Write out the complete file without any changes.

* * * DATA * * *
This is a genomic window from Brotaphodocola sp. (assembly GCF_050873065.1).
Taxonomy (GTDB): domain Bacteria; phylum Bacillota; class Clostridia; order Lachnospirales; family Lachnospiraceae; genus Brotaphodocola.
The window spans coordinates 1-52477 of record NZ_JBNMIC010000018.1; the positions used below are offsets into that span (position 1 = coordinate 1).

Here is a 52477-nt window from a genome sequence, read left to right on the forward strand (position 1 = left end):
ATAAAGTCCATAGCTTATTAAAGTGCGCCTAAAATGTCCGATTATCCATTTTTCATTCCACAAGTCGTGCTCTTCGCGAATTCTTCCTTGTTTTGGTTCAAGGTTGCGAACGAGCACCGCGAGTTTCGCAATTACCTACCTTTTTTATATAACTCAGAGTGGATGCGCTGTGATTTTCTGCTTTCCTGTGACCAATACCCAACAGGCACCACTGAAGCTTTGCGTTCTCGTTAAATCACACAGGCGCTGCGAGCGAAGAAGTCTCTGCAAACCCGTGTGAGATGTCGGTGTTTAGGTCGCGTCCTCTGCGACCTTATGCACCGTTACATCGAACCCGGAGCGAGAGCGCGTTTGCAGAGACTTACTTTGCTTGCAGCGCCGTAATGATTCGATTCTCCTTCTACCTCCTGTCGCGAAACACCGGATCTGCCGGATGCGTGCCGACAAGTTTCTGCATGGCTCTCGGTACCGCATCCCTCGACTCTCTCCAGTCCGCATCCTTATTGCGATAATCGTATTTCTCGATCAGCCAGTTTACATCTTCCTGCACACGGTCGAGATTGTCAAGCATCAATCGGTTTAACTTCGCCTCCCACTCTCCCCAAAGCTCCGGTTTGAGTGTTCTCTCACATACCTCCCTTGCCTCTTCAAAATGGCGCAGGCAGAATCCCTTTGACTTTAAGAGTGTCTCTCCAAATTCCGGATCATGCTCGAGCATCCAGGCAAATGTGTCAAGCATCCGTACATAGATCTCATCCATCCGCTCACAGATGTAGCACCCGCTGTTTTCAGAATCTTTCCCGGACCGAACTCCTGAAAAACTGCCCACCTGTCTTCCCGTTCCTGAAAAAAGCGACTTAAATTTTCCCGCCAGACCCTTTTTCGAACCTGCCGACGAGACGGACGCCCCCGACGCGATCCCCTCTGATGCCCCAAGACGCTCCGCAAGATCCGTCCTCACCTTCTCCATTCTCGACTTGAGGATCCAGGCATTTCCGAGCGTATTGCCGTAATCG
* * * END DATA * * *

This is a genomic window from Brotaphodocola sp. (assembly GCF_050873065.1).
Taxonomy (GTDB): domain Bacteria; phylum Bacillota; class Clostridia; order Lachnospirales; family Lachnospiraceae; genus Brotaphodocola.
The window spans coordinates 1-52477 of record NZ_JBNMIC010000018.1; the positions used below are offsets into that span (position 1 = coordinate 1).

Here is a 52477-nt window from a genome sequence, read left to right on the forward strand (position 1 = left end):
ATAAAGTCCATAGCTTATTAAAGTGCGCCTAAAATGTCCGATTATCCATTTTTCATTCCACAAGTCGTGCTCTTCGCGAATTCTTCCTTGTTTTGGTTCAAGGTTGCGAACGAGCACCGCGAGTTTCGCAATTACCTACCTTTTTTATATAACTCAGAGTGGATGCGCTGTGATTTTCTGCTTTCCTGTGACCAATACCCAACAGGCACCACTGAAGCTTTGCGTTCTCGTTAAATCACACAGGCGCTGCGAGCGAAGAAGTCTCTGCAAACCCGTGTGAGATGTCGGTGTTTAGGTCGCGTCCTCTGCGACCTTATGCACCGTTACATCGAACCCGGAGCGAGAGCGCGTTTGCAGAGACTTACTTTGCTTGCAGCGCCGTAATGATTCGATTCTCCTTCTACCTCCTGTCGCGAAACACCGGATCTGCCGGATGCGTGCCGACAAGTTTCTGCATGGCTCTCGGTACCGCATCCCTCGACTCTCTCCAGTCCGCATCCTTATTGCGATAATCGTATTTCTCGATCAGCCAGTTTACATCTTCCTGCACACGGTCGAGATTGTCAAGCATCAATCGGTTTAACTTCGCCTCCCACTCTCCCCAAAGCTCCGGTTTGAGTGTTCTCTCACATACCTCCCTTGCCTCTTCAAAATGGCGCAGGCAGAATCCCTTTGACTTTAAGAGTGTCTCTCCAAATTCCGGATCATGCTCGAGCATCCAGGCAAATGTGTCAAGCATCCGTACATAGATCTCATCCATCCGCTCACAGATGTAGCACCCGCTGTTTTCAGAATCTTTCCCGGACCGAACTCCTGAAAAACTGCCCACCTGTCTTCCCGTTCCTGAAAAAAGCGACTTAAATTTTCCCGCCAGACCCTTTTTCGAACCTGCCGACGAGACGGACGCCCCCGACGCGATCCCCTCTGATGCCCCAAGACGCTCCGCAAGATCCGTCCTCACCTTCTCCATTCTCGACTTGAGGATCCAGGCATTTCCGAGCGTATTGCCGTAATCG